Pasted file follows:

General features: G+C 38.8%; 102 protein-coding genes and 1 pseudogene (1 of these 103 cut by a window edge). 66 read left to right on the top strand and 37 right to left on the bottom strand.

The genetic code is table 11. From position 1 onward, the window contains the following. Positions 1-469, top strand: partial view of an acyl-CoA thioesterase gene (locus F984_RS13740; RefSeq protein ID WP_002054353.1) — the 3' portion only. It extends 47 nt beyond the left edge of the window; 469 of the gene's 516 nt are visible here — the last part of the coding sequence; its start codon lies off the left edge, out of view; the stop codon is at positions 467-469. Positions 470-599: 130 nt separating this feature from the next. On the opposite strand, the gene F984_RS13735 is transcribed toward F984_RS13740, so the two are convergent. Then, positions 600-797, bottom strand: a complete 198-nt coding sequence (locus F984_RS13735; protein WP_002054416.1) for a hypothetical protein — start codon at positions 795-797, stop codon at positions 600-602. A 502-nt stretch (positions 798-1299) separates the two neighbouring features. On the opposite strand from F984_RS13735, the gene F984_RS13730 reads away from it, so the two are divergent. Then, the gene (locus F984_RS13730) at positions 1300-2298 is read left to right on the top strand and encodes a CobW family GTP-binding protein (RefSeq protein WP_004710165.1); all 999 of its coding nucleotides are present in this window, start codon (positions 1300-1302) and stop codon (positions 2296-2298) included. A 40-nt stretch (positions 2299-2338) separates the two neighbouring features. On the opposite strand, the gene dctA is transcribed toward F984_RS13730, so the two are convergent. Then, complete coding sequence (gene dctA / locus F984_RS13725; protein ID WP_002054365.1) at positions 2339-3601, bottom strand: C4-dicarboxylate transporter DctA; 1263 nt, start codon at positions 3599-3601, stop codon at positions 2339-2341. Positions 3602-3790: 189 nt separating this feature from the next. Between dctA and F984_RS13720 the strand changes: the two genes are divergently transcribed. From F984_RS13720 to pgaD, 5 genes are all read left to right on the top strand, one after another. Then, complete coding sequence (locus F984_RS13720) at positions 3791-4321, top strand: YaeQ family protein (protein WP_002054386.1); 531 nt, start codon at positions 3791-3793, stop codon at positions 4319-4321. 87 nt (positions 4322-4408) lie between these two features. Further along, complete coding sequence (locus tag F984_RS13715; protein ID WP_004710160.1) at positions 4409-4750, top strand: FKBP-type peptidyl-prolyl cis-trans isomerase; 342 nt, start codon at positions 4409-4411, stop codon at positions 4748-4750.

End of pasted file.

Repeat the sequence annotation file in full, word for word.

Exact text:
General features: G+C 38.8%; 102 protein-coding genes and 1 pseudogene (1 of these 103 cut by a window edge). 66 read left to right on the top strand and 37 right to left on the bottom strand.

The genetic code is table 11. From position 1 onward, the window contains the following. Positions 1-469, top strand: partial view of an acyl-CoA thioesterase gene (locus F984_RS13740; RefSeq protein ID WP_002054353.1) — the 3' portion only. It extends 47 nt beyond the left edge of the window; 469 of the gene's 516 nt are visible here — the last part of the coding sequence; its start codon lies off the left edge, out of view; the stop codon is at positions 467-469. Positions 470-599: 130 nt separating this feature from the next. On the opposite strand, the gene F984_RS13735 is transcribed toward F984_RS13740, so the two are convergent. Then, positions 600-797, bottom strand: a complete 198-nt coding sequence (locus F984_RS13735; protein WP_002054416.1) for a hypothetical protein — start codon at positions 795-797, stop codon at positions 600-602. A 502-nt stretch (positions 798-1299) separates the two neighbouring features. On the opposite strand from F984_RS13735, the gene F984_RS13730 reads away from it, so the two are divergent. Then, the gene (locus F984_RS13730) at positions 1300-2298 is read left to right on the top strand and encodes a CobW family GTP-binding protein (RefSeq protein WP_004710165.1); all 999 of its coding nucleotides are present in this window, start codon (positions 1300-1302) and stop codon (positions 2296-2298) included. A 40-nt stretch (positions 2299-2338) separates the two neighbouring features. On the opposite strand, the gene dctA is transcribed toward F984_RS13730, so the two are convergent. Then, complete coding sequence (gene dctA / locus F984_RS13725; protein ID WP_002054365.1) at positions 2339-3601, bottom strand: C4-dicarboxylate transporter DctA; 1263 nt, start codon at positions 3599-3601, stop codon at positions 2339-2341. Positions 3602-3790: 189 nt separating this feature from the next. Between dctA and F984_RS13720 the strand changes: the two genes are divergently transcribed. From F984_RS13720 to pgaD, 5 genes are all read left to right on the top strand, one after another. Then, complete coding sequence (locus F984_RS13720) at positions 3791-4321, top strand: YaeQ family protein (protein WP_002054386.1); 531 nt, start codon at positions 3791-3793, stop codon at positions 4319-4321. 87 nt (positions 4322-4408) lie between these two features. Further along, complete coding sequence (locus tag F984_RS13715; protein ID WP_004710160.1) at positions 4409-4750, top strand: FKBP-type peptidyl-prolyl cis-trans isomerase; 342 nt, start codon at positions 4409-4411, stop codon at positions 4748-4750.